Trade topped at £42,000 at Kirkby Stephen’s annual prize show and sale of registered Swaledale rams last week, seeing averages soar ahead of last year.
The mood was set by a good trade on Wednesday (21 October) at the aged ram and ram lamb sale, sparking a sale that “bounced from start to finish”, Scott Donaldson, sales director at Harrison and Hetherington told Farmers Weekly.
Prices peaked on Thursday with shearlings at £42,000 for an offering from Messrs Sowerby, Oakbank, jointly bought by Messrs Harker, Grayrigg Hall and Messrs Hutchinson, Valley Farm.
Show Champion, coming from M and C Rukin, West Stonesdale, was knocked down to R Marwood and Son for £25,000, later in the day.
“Thursday’s trade was particularly good, one of the best days I’ve had selling Swaledale tups for some years,” said Mr Donaldson.
“Given the way things are in the sheep industry, we were probably anticipating things to be a little harder, but commercial interest was strong at times and pedigree interest was strong, with interest from Scottish breeders looking for the benefits of using a Swaledale tup on Scottish Blackface stock to harden them and grow sheep bigger.”
Friday’s bidding peaked twice at £30,000, first for a shearling from Messrs Lightfoot, Gillside Farm, Glenridding, knocked down to Messrs Dixon, Garnthwaite and Messrs Marwood, Long Green. This was then matched by an entry from Messrs Hutton, Setmabanning Farm, Threlkeld, shared three ways between Messrs Harker, Overthwaite, Messrs Harker, Grayrigg Hall and Messrs Hargreaves, Meadow Bank.
On Wednesday, ram lambs reached highs of £8,500, from Messrs Marwood, Long Green, Barningham to Messrs Tully, Burncroft Farm, Eggleston. Topping the aged rams at £5,200 was a five shear from Messrs Booth, Old Hall Farm, Feizor, which was purchased by Messrs Gibson, Burneside Hall, Kendal.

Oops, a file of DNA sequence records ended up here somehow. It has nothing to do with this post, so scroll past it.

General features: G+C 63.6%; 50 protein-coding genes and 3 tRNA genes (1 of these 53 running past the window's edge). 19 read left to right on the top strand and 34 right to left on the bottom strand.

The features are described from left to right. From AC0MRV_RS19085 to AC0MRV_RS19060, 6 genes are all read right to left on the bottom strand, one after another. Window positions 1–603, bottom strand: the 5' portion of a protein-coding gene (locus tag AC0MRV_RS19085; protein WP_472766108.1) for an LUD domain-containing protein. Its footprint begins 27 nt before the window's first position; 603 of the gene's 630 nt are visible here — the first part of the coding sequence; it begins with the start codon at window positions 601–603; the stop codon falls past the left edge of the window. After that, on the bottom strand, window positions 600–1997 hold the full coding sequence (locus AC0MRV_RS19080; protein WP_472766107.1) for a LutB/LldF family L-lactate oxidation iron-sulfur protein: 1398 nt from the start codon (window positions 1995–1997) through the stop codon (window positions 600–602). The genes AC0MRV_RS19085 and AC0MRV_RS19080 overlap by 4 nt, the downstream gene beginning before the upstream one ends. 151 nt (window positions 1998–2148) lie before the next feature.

Average prices were up by at least £140 across the three day sale, and managed to stretch £185 ahead on Friday, with an increasingly diverse buyer demographic pleasing breed Swaledale Sheep Breeder’s Society chairman, Alan Alderson.
“Expansion is important for our breed,” he said. “Stewardship schemes on the fell, of which there are many in northern England, mean we need to expand sheep numbers across Britain to maintain numbers.
“Mule trade in some places was a little down but North of England Mule is still recognised as one of the finest cross-bred breeding ewes to have.”
Recent expansion has been seen in both Northern and Southern Ireland, as well as Wales, with the usual buyer presence coming down from Scotland to Kirkby Stephen, commented Mr Alderson.
“Swaledales are pretty good forages of fell land, they spread out well, grazing the environment to good effect from the bottom to the hill tops.
Averages: Wednesday, 74 aged rams, £767.70 (up £144.04 on year); 76 ram lambs, 918.78 (up 140.98 on the year) (75% clearance).
Thursday and Friday, 732 shearlings, £1,674.04 (up £167.43 on the year) (94.5% clearance).